Five times Clive Davis has changed the course of music


If it wasn’t for Clive Davis, you might never have heard of Bruce Springsteen.

The singer was still a rookie while he was in Davis’s office in 1972 and played his heart out.

“This was the greatest days of my life,” Springsteen recalled later.

Davis signed him on the spot, take a boat, that this raw, untested talent could become a household name.

Seven years, and a lot of hard work later, Springsteen sold out Madison Square Garden.

For most of us, the discovery of a superstar would be enough, but over the past four decades, Davis has directed the likes of Aretha Franklin, Billy Joel, Aerosmith, Barry Manilow and Alicia Keys to the top 40.

But his biggest artist has always been Whitney Houston. Davis has discovered in his teenage years, taking care of his talents, and shape the sound in one of the best-selling artists of all time.

He has maintained a strong hand in her career, staging an intervention when the drugs took over his life, and said his death, in 2012, still feels “surprising and unexpected”.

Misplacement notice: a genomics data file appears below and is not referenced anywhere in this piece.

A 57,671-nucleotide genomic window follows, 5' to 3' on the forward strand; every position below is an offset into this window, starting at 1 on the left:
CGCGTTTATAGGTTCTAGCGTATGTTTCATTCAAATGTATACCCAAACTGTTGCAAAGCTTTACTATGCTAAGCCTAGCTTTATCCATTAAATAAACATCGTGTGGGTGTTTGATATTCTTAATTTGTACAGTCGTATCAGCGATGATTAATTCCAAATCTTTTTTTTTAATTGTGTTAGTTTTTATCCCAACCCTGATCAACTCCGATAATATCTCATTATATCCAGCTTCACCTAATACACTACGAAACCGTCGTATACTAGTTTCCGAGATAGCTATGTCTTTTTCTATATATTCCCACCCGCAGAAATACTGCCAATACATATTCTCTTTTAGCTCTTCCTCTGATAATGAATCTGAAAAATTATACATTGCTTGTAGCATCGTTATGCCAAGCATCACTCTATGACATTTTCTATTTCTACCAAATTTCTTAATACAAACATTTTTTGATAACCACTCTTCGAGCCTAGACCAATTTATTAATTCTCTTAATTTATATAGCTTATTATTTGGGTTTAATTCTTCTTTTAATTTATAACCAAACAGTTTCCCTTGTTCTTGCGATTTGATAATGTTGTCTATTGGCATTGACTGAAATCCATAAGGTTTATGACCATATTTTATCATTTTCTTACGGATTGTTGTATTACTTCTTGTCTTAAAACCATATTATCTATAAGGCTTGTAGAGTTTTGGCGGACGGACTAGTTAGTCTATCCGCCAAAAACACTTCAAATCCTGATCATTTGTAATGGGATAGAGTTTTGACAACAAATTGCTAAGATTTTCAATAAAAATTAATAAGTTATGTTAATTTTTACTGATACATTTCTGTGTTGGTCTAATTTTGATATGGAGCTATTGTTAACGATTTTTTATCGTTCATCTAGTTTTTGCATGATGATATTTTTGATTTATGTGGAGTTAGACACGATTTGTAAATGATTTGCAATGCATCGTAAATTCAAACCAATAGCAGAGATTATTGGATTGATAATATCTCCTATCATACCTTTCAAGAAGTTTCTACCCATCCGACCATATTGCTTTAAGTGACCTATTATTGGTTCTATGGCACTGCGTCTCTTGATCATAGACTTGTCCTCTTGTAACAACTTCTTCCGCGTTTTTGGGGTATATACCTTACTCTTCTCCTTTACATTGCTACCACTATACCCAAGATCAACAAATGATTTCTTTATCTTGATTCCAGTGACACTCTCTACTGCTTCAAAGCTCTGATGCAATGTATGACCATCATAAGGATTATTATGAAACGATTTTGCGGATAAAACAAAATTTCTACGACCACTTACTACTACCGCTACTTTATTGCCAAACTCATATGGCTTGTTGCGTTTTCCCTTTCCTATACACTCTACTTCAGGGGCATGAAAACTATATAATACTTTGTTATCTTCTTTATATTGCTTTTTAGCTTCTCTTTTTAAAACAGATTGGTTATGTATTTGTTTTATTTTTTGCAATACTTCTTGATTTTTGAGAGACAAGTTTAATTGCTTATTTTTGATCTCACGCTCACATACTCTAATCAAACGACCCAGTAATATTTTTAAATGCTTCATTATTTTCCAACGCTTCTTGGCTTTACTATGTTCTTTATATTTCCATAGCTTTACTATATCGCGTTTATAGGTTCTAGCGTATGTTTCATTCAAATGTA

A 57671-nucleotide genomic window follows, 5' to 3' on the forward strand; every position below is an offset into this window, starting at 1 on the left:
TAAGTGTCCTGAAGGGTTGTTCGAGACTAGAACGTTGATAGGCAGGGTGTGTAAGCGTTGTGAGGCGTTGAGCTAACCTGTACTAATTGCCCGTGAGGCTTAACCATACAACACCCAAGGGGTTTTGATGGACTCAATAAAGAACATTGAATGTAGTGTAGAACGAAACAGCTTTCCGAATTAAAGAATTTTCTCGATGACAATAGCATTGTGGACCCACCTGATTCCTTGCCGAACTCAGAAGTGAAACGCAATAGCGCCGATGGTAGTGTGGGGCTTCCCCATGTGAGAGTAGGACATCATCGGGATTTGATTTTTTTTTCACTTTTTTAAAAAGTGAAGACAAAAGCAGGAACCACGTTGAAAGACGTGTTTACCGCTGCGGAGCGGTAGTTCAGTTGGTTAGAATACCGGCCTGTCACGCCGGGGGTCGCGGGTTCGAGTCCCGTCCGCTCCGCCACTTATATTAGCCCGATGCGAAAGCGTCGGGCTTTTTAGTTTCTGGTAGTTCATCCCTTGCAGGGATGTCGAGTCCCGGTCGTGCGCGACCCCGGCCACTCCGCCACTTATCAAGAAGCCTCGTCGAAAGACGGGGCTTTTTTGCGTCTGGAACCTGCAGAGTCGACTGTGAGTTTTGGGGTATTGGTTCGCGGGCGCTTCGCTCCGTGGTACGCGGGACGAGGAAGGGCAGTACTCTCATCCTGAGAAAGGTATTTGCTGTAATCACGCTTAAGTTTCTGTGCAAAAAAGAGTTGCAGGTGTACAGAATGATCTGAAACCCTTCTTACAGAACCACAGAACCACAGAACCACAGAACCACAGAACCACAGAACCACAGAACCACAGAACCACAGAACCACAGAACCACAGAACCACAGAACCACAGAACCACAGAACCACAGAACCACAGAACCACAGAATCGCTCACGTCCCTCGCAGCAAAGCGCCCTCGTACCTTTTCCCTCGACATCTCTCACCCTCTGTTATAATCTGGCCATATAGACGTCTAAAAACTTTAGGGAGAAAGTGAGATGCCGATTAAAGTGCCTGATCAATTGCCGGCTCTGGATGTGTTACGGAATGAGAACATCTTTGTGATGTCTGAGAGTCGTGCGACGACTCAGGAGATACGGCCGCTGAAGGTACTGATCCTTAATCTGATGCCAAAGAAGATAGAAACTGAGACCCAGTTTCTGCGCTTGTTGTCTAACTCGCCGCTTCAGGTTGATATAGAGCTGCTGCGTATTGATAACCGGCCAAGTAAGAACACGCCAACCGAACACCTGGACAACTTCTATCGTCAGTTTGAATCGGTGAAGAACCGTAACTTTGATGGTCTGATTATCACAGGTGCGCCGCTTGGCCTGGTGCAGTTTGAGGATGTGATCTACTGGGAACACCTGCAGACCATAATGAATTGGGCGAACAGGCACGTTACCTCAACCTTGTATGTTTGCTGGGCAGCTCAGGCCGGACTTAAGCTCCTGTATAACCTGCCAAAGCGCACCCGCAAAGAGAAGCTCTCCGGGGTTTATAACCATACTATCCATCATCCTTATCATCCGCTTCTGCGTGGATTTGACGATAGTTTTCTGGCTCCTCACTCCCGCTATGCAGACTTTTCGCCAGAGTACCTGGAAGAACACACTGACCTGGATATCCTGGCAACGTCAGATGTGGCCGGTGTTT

Now, at age 85 years, Davis is the chief creative officer of Sony Music, and revered as one of the gifts of the music industry.

And its history is explored in a new documentary, the soundtrack of Our Lives, which premiered this week on Apple’s Music.

“I think the film captures the fact that I got into the business by accident,” he told the BBC. “I never expected. And when I arrived, I discovered a natural gift that I never knew I had.

“I don’t read music, but [I still get] that visceral feeling when I am in search of the next big star, or the next hit song.”

Along the way, his gut guided him to surprising, often difficult, decisions. Many of them have changed the course of pop music. Here are five examples.

1) He stopped Prince free the world from the most boring of the album

2) It was sent back to Bruce Springsteen’s first album